And these late fees and interest charges are exactly why trading your car loan for a credit card balance may not be such a good idea.
If you are extremely disciplined and can pay off the transferred balance in full when interest rates are zero or very low, you could save hundreds or thousands of dollars of interest charges.
However, credit card agreements usually contain “gotcha” provisions that jack up interest rates if you are late, along with hefty late fee charges. A $10,000 loan at zero percent is one thing, but a $10,000 loan with a 25% interest rate is something else entirely. You could find yourself making minimum payments for years and never see the principal balance go down.
Further, the psychology of credit card debt works against you. When you have a car loan, you know that if you start missing payments, you car or truck is going to be repossessed. Repossession is costly and embarrassing and if you are facing a cash flow shortfall you are likely to do what is necessary to protect your transportation.
By contrast, credit card debt does not have the same urgency. Since you have the option to pay a minimum payment, and you know that losing the vehicle is months away, it is far more likely that you will end up with a large, high interest credit card debt.
I have not seen these debt transfers yet in a bankruptcy context but one of these transfers would be considered recent use of unsecured debt and could be deemed non-dischargeable if you filed bankruptcy within a few months after making the transfer.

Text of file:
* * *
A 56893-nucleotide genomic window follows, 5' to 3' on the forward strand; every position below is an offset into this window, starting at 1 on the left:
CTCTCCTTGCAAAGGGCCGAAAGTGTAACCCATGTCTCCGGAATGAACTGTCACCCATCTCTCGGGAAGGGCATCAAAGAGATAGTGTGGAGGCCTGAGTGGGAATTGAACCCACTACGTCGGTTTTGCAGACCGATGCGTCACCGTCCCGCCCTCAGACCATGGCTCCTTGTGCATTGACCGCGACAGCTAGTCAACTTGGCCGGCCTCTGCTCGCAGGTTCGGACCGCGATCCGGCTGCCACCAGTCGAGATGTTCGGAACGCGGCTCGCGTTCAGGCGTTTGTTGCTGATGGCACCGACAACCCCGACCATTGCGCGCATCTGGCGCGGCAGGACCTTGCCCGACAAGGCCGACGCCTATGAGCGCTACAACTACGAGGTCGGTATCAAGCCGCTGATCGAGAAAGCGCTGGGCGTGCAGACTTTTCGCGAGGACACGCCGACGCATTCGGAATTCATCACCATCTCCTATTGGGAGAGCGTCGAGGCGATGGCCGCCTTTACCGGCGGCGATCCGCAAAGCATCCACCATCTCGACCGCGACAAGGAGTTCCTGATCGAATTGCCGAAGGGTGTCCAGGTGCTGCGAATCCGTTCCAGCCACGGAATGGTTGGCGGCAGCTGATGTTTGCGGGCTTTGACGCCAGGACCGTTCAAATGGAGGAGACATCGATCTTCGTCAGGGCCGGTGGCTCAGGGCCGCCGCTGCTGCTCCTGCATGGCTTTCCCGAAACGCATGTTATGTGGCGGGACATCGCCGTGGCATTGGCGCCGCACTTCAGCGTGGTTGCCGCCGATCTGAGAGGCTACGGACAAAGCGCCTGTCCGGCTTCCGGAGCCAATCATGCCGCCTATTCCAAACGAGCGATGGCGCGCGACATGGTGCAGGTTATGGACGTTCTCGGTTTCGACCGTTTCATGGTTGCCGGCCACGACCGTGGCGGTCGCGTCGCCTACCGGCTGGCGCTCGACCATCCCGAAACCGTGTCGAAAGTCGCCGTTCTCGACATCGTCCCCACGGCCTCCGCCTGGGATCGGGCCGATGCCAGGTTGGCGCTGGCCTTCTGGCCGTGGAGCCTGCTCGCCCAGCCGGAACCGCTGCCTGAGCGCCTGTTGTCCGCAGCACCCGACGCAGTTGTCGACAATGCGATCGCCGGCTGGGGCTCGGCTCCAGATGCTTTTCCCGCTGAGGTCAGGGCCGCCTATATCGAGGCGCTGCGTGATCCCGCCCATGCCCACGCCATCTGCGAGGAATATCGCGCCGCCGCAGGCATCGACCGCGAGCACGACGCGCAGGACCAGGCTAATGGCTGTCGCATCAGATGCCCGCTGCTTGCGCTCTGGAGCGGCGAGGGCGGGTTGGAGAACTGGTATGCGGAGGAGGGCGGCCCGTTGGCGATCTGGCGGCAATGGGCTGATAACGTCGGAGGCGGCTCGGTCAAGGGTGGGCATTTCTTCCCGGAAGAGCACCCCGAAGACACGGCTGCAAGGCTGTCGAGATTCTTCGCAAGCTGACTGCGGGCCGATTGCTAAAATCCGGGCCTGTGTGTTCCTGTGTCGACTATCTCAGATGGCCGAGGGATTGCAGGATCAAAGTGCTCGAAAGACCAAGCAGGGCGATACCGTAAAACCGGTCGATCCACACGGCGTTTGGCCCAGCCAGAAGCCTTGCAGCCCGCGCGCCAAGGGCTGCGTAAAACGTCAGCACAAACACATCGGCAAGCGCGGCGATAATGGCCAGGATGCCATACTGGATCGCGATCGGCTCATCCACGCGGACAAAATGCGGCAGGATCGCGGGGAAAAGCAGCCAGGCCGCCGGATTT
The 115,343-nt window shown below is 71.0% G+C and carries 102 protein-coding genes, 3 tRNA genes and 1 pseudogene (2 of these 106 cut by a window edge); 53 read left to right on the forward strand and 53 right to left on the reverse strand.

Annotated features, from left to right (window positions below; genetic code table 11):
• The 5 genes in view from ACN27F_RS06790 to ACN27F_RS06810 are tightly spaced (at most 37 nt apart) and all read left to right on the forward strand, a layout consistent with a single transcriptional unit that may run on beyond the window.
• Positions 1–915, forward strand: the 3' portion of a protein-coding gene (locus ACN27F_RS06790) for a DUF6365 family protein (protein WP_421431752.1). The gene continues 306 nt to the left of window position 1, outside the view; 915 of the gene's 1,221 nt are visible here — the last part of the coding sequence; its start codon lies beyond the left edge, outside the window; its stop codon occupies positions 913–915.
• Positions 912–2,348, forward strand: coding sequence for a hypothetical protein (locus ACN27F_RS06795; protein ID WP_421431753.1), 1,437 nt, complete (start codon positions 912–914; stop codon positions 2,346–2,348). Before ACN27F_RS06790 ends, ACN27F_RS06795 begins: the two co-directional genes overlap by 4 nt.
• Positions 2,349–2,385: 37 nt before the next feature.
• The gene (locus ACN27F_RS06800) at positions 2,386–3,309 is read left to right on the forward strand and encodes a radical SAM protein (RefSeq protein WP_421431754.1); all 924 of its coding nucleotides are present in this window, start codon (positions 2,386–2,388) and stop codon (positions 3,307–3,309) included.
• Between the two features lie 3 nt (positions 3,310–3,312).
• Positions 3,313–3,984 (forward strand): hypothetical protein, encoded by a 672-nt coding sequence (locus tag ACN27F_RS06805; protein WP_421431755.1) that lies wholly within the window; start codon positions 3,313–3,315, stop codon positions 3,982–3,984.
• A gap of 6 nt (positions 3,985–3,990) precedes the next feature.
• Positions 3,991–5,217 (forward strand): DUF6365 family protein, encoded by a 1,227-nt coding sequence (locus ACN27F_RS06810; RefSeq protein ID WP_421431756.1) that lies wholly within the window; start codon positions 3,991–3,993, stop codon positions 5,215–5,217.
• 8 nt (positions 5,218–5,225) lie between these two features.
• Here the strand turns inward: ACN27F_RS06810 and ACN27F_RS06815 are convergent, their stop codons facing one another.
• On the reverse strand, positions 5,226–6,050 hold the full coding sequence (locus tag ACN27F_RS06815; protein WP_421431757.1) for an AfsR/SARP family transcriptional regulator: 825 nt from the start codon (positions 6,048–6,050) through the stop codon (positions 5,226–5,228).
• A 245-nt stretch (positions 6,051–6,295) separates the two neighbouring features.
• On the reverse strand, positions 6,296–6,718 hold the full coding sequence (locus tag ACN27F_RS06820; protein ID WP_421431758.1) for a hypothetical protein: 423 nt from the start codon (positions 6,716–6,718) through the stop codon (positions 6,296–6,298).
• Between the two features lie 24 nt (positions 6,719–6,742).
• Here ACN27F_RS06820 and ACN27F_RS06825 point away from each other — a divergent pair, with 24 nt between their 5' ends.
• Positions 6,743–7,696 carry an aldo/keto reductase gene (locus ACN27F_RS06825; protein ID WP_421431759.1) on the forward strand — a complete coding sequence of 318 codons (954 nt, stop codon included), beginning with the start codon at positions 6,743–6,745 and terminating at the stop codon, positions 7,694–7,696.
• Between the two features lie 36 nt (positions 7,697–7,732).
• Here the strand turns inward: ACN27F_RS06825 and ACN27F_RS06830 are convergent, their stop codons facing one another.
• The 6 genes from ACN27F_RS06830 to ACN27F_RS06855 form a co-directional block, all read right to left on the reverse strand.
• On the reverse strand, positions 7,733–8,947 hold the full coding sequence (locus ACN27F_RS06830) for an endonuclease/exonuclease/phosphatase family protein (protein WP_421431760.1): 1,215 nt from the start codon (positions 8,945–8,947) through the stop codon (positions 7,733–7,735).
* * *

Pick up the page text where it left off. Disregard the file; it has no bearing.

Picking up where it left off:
My sense is that this type of transfer deal could make sense for a person with excellent credit, steady income and financial discipline. Such a person could also, presumably, pay off his car loan early anyway, which makes the credit card transfer option less likely anyway. My gut tells me that there are no free lunches in life and this looks like a “free lunch” proposal. So I say “stay away.”
The Atlanta newspaper recently published an article reporting that over 40% of homes in the metro Atlanta area are “underwater,” meaning that they are worth less than what is owed. In such a climate, homeowners faced with years of payments on real estate with no chance for even a break even sale, much less profit are deciding to simply walk away.
Abandoned homes, of course, cause neighborhood values to decline even more, continuing the downward cycle. Presumably, at some point property values will level off but it may take years, if ever, for values to rise to pre-2008 levels.
In years past, mortgage lenders would act quickly to secure their rights by initiating foreclosure proceedings against homeowners who defaulted on their loans. We have seen far less foreclosure action in the metro Atlanta area over the past few years because lenders are worried about potential liability arising from procedural irregularities (the “robo-signing” problems) and because the federal government has put a great deal of pressure on the big mortgage companies not to foreclosure during a bad recession.
Because foreclosure activity has been restricted, real estate markets in large metro areas like Atlanta have stagnated. Thousands of homes remain in limbo – payments are not being made but foreclosures are not being processed. Towards the end of 2012 and on-going, however, we are starting to see an uptick in foreclosure activity.
Demand for housing is increasing, especially for homes in the $75,000 to $150,000 range and lenders want to clear out their inventory. Foreclosure numbers are trending upwards and will likely to continue to do so. As such, it may be helpful to you to understand a bit more about how foreclosure law in Georgia works.